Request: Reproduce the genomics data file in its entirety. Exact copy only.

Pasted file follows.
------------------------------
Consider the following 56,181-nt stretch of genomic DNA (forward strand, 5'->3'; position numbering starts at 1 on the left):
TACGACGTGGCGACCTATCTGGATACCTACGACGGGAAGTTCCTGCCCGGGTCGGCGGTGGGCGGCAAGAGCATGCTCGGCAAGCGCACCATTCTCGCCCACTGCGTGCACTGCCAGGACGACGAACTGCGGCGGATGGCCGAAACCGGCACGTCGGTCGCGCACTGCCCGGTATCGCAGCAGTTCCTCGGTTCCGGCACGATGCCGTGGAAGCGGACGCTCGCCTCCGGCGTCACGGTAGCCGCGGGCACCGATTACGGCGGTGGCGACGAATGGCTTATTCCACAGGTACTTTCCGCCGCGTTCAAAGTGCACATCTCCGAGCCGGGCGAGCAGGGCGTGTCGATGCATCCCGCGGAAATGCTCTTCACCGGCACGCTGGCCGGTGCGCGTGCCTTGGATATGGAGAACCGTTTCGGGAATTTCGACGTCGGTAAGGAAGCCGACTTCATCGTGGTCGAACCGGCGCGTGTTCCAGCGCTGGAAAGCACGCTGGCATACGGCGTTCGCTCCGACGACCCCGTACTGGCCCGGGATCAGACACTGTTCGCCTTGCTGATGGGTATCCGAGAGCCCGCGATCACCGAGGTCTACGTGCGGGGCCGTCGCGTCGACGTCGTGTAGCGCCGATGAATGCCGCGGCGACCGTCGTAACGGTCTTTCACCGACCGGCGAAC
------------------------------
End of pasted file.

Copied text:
Consider the following 56,181-nt stretch of genomic DNA (forward strand, 5'->3'; position numbering starts at 1 on the left):
TACGACGTGGCGACCTATCTGGATACCTACGACGGGAAGTTCCTGCCCGGGTCGGCGGTGGGCGGCAAGAGCATGCTCGGCAAGCGCACCATTCTCGCCCACTGCGTGCACTGCCAGGACGACGAACTGCGGCGGATGGCCGAAACCGGCACGTCGGTCGCGCACTGCCCGGTATCGCAGCAGTTCCTCGGTTCCGGCACGATGCCGTGGAAGCGGACGCTCGCCTCCGGCGTCACGGTAGCCGCGGGCACCGATTACGGCGGTGGCGACGAATGGCTTATTCCACAGGTACTTTCCGCCGCGTTCAAAGTGCACATCTCCGAGCCGGGCGAGCAGGGCGTGTCGATGCATCCCGCGGAAATGCTCTTCACCGGCACGCTGGCCGGTGCGCGTGCCTTGGATATGGAGAACCGTTTCGGGAATTTCGACGTCGGTAAGGAAGCCGACTTCATCGTGGTCGAACCGGCGCGTGTTCCAGCGCTGGAAAGCACGCTGGCATACGGCGTTCGCTCCGACGACCCCGTACTGGCCCGGGATCAGACACTGTTCGCCTTGCTGATGGGTATCCGAGAGCCCGCGATCACCGAGGTCTACGTGCGGGGCCGTCGCGTCGACGTCGTGTAGCGCCGATGAATGCCGCGGCGACCGTCGTAACGGTCTTTCACCGACCGGCGAAC